Natural History by Justina Robson (2003)
Into the top three with Justina Robson’s third novel, a venture into space opera, and very well received. Jakob Schmidt:
Despite Natural History being about human evolution and transcendental insights, Robson refuses to employ the apolitical sense of the sublime that characterizes many SF novels with similar topics. This novel is no glorified evolutionary fable. Even when it addresses the idea of reaching a whole new level of existence, it remains embedded in the social and political landscape of human affairs. Or, to put it in the thoughts of the character Zephyr Duquesne: “Without a religious foundation, she wasn’t bothered by any questions of an insult to God or the hubris of Prometheus that might have arisen. But she was bothered by the strong feelings of many of the Forged that attached to, in her view, legitimate complaints about their situation.” This statement, which is more radical than it might seem at first glance, permeates the whole novel and makes it a true challenge to the conventions of “evolutionary” Science Fiction.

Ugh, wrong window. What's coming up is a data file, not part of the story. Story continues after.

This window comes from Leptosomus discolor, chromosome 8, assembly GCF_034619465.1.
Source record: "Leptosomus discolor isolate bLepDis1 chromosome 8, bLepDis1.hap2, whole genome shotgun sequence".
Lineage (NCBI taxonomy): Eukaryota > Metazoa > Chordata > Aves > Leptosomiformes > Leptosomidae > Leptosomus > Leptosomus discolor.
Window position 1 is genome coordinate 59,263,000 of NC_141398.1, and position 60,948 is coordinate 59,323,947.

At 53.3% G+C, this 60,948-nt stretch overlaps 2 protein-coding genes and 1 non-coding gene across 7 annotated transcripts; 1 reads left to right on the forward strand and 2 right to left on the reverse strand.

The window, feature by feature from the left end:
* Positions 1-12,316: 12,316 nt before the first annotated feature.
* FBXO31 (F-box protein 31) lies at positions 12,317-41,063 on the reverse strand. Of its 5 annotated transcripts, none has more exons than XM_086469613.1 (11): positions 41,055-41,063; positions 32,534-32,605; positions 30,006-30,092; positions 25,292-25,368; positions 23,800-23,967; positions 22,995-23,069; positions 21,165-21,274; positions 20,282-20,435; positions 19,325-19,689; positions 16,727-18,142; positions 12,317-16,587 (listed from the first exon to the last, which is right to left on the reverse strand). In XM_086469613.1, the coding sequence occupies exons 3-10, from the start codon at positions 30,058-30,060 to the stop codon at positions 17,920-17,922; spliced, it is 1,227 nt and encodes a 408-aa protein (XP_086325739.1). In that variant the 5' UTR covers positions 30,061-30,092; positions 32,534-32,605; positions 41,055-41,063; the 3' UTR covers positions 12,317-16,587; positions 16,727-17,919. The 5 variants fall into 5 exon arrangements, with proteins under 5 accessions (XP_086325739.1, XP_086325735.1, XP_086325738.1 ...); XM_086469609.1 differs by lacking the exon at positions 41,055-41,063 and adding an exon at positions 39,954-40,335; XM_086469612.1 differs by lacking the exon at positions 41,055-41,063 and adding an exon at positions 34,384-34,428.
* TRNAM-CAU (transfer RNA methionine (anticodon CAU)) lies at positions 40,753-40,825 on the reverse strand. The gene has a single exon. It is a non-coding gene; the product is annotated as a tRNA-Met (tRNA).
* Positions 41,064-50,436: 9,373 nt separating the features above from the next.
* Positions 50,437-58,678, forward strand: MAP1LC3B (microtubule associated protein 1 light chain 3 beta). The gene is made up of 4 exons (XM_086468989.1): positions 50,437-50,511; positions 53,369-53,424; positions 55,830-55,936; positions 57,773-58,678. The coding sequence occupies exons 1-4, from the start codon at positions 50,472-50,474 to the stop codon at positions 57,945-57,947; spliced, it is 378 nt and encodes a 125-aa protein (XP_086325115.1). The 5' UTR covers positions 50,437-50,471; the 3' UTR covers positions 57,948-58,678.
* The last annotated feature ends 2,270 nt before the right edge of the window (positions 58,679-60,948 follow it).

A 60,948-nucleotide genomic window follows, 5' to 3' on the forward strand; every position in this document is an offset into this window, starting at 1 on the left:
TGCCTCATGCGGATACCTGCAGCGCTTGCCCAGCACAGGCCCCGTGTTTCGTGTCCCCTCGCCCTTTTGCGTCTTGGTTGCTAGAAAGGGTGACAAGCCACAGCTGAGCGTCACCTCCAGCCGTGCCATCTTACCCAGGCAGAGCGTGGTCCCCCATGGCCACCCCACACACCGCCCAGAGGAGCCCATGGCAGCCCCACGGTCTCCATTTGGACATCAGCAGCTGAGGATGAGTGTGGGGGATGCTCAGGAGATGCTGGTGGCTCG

Other reviews: M John Harrison in The Guardian, Tony Keen at Strange Horizons, Martin Lewis at SF Site.
Ranking calculated from 101 responses to a poll run during October, November and December 2010.
3 thoughts on “Future Classics: #3”
I’m surprised (as I have been by several elements of this poll) because this is my least favourite of Robson’s work – although this is only a relative valuing because I do really like her stuff. In some ways, much as I like the Lila Black books, I would like her to go back to the near-future settings of her first two books and do something new with that. But I shalll definitely have to read Natural History again.
I would like her to go back to the near-future settings of her first two books and do something new with that. But I shalll definitely have to read Natural History again.
Oh yes plz.
I quite like the Quantum History books, but I loved her first two, and Natural History seems to me like her peak so far.